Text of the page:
|Georgia's 8th congressional district|
Georgia's 8th congressional district is a congressional district in the U.S. state of Georgia. The district is currently represented by Republican Austin Scott. Though the district's boundaries have been redrawn following the 2010 census, which granted an additional congressional seat to Georgia. The first election using the new district boundaries (listed below) were the 2012 congressional elections.
The district is located in central and south-central Georgia, and stretches from the geographical center of the state to the Florida border. The district includes the cities of Warner Robins, Tifton, Thomasville, Moultrie, and portions of Macon and Valdosta.
Recent results in presidential elections
|2000||President||George W. Bush 58% - Al Gore 42%|
|2004||President||George W. Bush 61% - John Kerry 39%|
|2008||President||John McCain 61.6% - Barack Obama 37.8%|
|2012||President||Mitt Romney 61.6% - Barack Obama 37.5%|
|2016||President||Donald Trump 63.3% - Hillary Clinton 34.4%|
|2018||Governor||Brian Kemp 64.1% - Stacey Abrams 35.2%|
|2020||President||Donald Trump 62% - Joe Biden 37%|
- Ben Hill
- Bibb (Partial, see also 2nd district)
- Lowndes (Partial, see also 1st district)
List of members representing the district
|Democratic||Jim Marshall (Incumbent)||80,660||50.55%|
|Democratic gain from Republican|
- A Republican mid-decade redistricting made this Macon-based district more compact and somewhat more Republican. Incumbent Marshall faced a very tough challenge by former U.S. Representative Mac Collins, who represented an adjoining district from 1993 to 2005. Less than 60 percent of the population in Marshall's present 3rd District was retained in the new 8th District. The reconfigured 8th includes Butts County, which was the political base of Collins, who once served as chair of the county commission. On the other hand, the 8th also includes all of the city of Macon where Marshall served as mayor from 1995 until 1999. The race featured heavy spending, not only by the candidates themselves but also from independent groups. During the campaign, President George W. Bush attended a rally on Collins' behalf.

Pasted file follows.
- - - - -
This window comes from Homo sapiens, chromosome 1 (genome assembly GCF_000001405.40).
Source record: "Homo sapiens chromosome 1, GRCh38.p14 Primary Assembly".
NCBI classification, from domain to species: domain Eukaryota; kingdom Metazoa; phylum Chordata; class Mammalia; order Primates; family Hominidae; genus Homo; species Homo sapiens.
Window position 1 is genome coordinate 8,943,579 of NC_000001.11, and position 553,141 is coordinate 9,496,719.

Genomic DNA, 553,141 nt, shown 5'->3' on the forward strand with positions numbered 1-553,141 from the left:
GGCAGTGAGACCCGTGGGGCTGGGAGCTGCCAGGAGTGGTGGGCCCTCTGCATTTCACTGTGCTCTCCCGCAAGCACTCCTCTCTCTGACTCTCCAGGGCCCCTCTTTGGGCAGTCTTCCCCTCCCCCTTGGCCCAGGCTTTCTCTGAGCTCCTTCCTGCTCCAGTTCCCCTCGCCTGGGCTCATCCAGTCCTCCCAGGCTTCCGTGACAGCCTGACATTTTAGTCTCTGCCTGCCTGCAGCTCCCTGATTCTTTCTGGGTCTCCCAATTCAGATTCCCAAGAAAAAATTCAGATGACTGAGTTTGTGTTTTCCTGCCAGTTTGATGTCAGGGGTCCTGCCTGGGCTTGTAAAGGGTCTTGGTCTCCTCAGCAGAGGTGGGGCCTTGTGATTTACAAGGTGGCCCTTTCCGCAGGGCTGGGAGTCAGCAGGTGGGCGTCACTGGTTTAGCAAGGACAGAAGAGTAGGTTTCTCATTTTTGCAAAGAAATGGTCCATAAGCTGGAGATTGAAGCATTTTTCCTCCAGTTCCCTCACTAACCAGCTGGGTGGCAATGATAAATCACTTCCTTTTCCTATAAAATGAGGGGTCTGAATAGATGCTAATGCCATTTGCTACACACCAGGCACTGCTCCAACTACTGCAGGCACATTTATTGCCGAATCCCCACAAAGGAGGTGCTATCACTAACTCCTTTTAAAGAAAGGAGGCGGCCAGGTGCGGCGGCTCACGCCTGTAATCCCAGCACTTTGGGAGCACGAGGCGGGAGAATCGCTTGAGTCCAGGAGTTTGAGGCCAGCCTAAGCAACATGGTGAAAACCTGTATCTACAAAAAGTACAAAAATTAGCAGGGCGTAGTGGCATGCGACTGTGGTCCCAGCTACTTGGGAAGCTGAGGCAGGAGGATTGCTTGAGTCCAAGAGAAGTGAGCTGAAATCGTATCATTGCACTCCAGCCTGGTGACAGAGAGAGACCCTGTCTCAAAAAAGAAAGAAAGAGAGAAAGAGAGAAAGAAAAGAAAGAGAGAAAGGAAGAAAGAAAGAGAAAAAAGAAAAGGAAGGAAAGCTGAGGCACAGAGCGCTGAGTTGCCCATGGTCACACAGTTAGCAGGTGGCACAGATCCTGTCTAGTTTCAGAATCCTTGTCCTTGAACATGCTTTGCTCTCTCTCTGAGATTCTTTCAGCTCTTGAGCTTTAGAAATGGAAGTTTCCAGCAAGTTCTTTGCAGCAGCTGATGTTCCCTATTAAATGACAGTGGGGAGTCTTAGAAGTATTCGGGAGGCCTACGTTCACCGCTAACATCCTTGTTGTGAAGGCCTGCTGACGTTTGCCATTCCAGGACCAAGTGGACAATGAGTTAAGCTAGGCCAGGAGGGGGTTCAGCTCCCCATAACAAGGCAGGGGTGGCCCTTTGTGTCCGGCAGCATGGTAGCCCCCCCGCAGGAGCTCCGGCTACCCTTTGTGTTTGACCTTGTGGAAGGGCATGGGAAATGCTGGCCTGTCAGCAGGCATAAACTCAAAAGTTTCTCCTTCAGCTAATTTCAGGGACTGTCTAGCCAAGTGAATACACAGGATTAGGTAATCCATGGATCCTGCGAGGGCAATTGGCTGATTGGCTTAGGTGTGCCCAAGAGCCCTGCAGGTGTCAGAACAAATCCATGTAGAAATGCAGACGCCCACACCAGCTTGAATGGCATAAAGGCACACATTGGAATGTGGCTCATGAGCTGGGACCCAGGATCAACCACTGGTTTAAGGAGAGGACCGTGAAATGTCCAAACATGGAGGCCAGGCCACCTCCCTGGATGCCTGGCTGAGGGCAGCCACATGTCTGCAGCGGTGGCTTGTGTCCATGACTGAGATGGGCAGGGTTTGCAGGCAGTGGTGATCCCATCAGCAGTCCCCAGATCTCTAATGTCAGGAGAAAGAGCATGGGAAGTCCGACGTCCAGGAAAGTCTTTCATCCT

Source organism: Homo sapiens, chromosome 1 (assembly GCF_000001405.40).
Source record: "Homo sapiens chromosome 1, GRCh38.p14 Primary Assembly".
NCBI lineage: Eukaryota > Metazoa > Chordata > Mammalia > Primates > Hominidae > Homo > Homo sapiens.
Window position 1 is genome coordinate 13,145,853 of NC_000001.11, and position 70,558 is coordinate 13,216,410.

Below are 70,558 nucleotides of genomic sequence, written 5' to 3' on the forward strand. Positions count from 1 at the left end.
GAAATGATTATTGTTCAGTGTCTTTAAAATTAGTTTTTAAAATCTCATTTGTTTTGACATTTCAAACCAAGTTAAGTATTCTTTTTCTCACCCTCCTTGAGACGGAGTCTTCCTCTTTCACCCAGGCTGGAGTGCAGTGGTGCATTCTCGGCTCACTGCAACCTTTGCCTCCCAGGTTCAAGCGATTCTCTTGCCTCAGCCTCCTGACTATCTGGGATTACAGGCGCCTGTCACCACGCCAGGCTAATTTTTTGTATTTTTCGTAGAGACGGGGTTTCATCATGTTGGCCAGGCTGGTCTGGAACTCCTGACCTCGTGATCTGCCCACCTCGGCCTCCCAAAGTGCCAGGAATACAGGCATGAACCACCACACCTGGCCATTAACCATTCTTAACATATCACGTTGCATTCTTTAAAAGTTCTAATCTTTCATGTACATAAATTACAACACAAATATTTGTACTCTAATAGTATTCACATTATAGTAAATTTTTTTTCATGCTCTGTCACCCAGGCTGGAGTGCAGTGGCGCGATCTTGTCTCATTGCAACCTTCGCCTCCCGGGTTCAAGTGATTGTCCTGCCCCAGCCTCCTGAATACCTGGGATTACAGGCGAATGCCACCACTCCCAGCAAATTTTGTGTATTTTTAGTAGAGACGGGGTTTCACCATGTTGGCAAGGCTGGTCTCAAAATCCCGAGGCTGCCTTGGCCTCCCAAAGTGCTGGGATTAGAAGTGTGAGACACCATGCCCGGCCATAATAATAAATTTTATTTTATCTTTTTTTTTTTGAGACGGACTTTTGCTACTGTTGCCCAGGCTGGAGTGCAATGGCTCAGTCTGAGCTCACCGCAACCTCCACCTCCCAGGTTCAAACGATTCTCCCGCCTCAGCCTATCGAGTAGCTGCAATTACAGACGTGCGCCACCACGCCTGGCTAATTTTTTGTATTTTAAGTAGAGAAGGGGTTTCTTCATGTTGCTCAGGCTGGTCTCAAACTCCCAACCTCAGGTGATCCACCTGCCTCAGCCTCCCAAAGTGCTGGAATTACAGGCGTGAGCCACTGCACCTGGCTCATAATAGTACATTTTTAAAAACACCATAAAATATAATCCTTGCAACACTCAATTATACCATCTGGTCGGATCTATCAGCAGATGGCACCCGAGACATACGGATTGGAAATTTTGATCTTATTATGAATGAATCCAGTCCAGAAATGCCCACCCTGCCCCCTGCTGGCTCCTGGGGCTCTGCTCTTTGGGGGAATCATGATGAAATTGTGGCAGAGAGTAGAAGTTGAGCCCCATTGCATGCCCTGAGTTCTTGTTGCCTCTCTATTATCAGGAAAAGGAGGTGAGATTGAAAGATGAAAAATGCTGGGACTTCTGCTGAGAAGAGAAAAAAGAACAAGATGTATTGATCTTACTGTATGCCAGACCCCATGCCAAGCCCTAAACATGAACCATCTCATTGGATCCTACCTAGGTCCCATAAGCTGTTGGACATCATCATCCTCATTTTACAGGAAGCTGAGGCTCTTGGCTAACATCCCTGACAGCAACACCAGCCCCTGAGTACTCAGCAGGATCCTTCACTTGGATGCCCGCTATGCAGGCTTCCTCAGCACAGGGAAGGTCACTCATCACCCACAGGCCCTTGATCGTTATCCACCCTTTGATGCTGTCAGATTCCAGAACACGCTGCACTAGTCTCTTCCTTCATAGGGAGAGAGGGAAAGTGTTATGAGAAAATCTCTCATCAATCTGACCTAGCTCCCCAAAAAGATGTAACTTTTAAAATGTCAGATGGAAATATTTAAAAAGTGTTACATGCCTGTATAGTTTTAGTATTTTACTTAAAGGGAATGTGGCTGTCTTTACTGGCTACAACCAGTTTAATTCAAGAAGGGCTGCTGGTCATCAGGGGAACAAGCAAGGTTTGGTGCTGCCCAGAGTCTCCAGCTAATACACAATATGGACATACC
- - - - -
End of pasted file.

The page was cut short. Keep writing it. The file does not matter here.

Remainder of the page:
|Democratic||Jim Marshall (Incumbent)||157,241||57.24%|
|Democratic||Jim Marshall (Incumbent)||92,250||47.30%|
|Republican gain from Democratic|
|Republican||Austin Scott (Incumbent)||197,789||100.00%|
|Republican||Austin Scott (Incumbent)||129,938||100.00%|
|Republican||Austin Scott (Incumbent)||173,983||67.64%|
|Republican||Austin Scott (Incumbent)||197,401||100.00%|
|Republican||Austin Scott (Incumbent)||198,701||64.05%|
|Democratic||Lindsay "Doc" Holliday||109,264||35.05%|
- Geography, US Census Bureau. "Congressional Districts Relationship Files (state-based)". www.census.gov.
- Bureau, Center for New Media & Promotion (CNMP), US Census. "My Congressional District". www.census.gov.
- Center for New Media & Promotion (CNMP), US Census Bureau. "My Congressional District". www.census.gov.
- "Partisan Voting Index – Districts of the 115th Congress" (PDF). The Cook Political Report. April 7, 2017. Retrieved April 7, 2017.
- Justice Department approves Georgia's political maps. Atlanta Journal-Constitution. Last accessed December 27, 2011
- 2012 Congressional maps, Georgia Legislature. Last accessed January 1, 2012
- 2012 Congressional maps - closeup of Macon and Columbus, Georgia Legislature. Last accessed January 1, 2012
- Martis, Kenneth C. (1989). The Historical Atlas of Political Parties in the United States Congress. New York: Macmillan Publishing Company.
- Martis, Kenneth C. (1982). The Historical Atlas of United States Congressional Districts. New York: Macmillan Publishing Company.
- Congressional Biographical Directory of the United States 1774–present